Claudius Maximus

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Claudius Maximus (fl. 2nd century AD) was a Roman politician, a Stoic philosopher and a teacher of Marcus Aurelius.[1][2] No works by him are known to exist; however, he is mentioned in a few prestigious works from classical literature.


Probably born around 101 AD, he was consul in 144, governor of Pannonia Superior from 150-154,[3] and proconsul of Africa in 158. While proconsul he acted as judge at the trial where Apuleius delivered a defense against a charge of magic.[4] The Historia Augusta mentions Claudius Maximus as one of Marcus Aurelius' stoic teachers. Marcus Aurelius also mentions Maximus’ sickness and death as well as that of his wife, Secunda, in his Meditations.[5] If the sickness mentioned resulted in Maximus' death, then he must have died before 161.[6]

Characterization in works[edit]

In the Meditations

In the first book of his Meditations, Marcus Aurelius remembers all of the people who have had a strong and benevolent influence upon him. A "Maximus" is listed last among Marcus Aurelius' teachers and to him is given one of the longer descriptions in the first book. It is likely that Maximus' education of the future emperor took place during the reign of Antoninus Pius. Marcus claims to have learned from Maximus among other virtues self-control, honesty, gravity of character, and kindness.[7] He describes Maximus as the perfect sage.

Later in the Meditations, Marcus Aurelius, when reflecting on suffering and death remembers how Maximus endured sickness and the death of his wife without complaint. He takes this as a model of good behavior.

In the Apologia

In the Apologia, Apuleius, author of The Golden Ass, the only surviving Roman novel, attempts to defend himself against a charge of magic, largely by appealing to his judge whom he identifies as Claudius Maximus. According to Apuleius, Maximus was a pious man who shunned ostentatious displays of wealth and was intimately familiar with the works of Plato and Aristotle. Apuleius also makes reference to the sternness of his judge's philosophy which is understood to be a reference to Stoicism.[8] Though Apuleius is clearly trying to flatter his judge, at least some of his attributions were likely true since he was acquitted.

In the Historia Augusta

The Historia Augusta mentions Claudius Maximus in a single sentence in the section on Marcus Aurelius. It mentions that his name was Claudius Maximus, he was one of the emperor's instructors, and that he was a Stoic philosopher. It is from this entry that association was originally made between the Claudius Maximus of the Apologia and the Maximus mentioned in the Meditations. It is also from this that we gain confirmation of his status as a Stoic.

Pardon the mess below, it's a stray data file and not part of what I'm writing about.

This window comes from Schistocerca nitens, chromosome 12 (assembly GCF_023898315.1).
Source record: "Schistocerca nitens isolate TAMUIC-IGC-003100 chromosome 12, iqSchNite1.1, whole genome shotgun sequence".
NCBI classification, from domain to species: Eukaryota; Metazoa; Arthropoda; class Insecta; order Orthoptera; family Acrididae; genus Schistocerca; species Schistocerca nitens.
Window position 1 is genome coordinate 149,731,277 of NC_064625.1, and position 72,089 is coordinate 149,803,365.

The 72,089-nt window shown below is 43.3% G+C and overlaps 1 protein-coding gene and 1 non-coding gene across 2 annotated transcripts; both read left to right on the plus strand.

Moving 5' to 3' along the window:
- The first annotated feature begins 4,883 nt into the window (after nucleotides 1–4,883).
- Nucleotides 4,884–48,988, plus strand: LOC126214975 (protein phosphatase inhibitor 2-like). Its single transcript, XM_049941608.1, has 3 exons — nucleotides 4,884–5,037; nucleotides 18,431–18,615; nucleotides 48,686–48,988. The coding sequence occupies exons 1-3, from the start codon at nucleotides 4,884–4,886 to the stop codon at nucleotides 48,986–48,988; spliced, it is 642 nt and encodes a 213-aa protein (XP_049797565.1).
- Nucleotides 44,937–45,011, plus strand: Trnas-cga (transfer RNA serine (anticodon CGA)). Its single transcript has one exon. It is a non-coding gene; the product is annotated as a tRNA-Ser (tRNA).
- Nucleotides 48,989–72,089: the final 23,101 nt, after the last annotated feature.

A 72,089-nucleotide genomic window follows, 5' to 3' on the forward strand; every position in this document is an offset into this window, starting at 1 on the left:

Though the Historia Augusta is known for its inaccuracies, Pierre Hadot feels that there is no reason to doubt this portion of the text because it accurately characterizes other philosophers mentioned in the same paragraph.[9]


Historians have had difficulty in the past identifying the person of "Maximus" mentioned in the Meditations. Méric Casaubon in his 1692 edition of the Meditations refutes in his footnotes a previously held identification of this Maximus with “…that other Maximus Tyrius; mentioned by Eusebius.”[10] William Smith some two hundred years later wrote, "Some have identified Claudius Maximus with the Maximus who was consul, A.D. 144; Fabricius... identifies him with the Claudius Maximus, 'proconsul of [Africa.]'" He however concludes that the truth of all these identifications is "very uncertain." Only towards the end of the 20th century has there been any consensus on the matter favoring full identification of all these persons with the Maximus of the Meditations (excepting Maximus Tyrius, who was a Platonic).


  1. ^ Historia Augusta, Marcus Aurelius, 3.
  2. ^ McLynn, Frank, Marcus Aurelius: A Life, Da Capo Press, 2010, pp 48 ISBN 978-0-306-81830-1
  3. ^ RMM 32 e CIL 16, 104.
  4. ^ Birley, Anthoney, Marcus Aurelius: A Biography, Psychology Press, 2000, pp 96 ISBN 0-415-17125-3
  5. ^ Marcus Aurelius, Meditations, viii. 25
  6. ^ Smith, William, Dictionary of Greek and Roman Biography and Mythology by Various Writers, vol 2. John Murray, 1872, pp. 988
  7. ^ Marcus Aurelius, Meditations, i. 15
  8. ^ Apuleius, Apologia, i. 19
  9. ^ The Inner Citadel, 1998, p17
  10. ^ Marcus Aurelius, The Meditations, tl. Méric Casaubon, John Churchill, 1692, pp. 8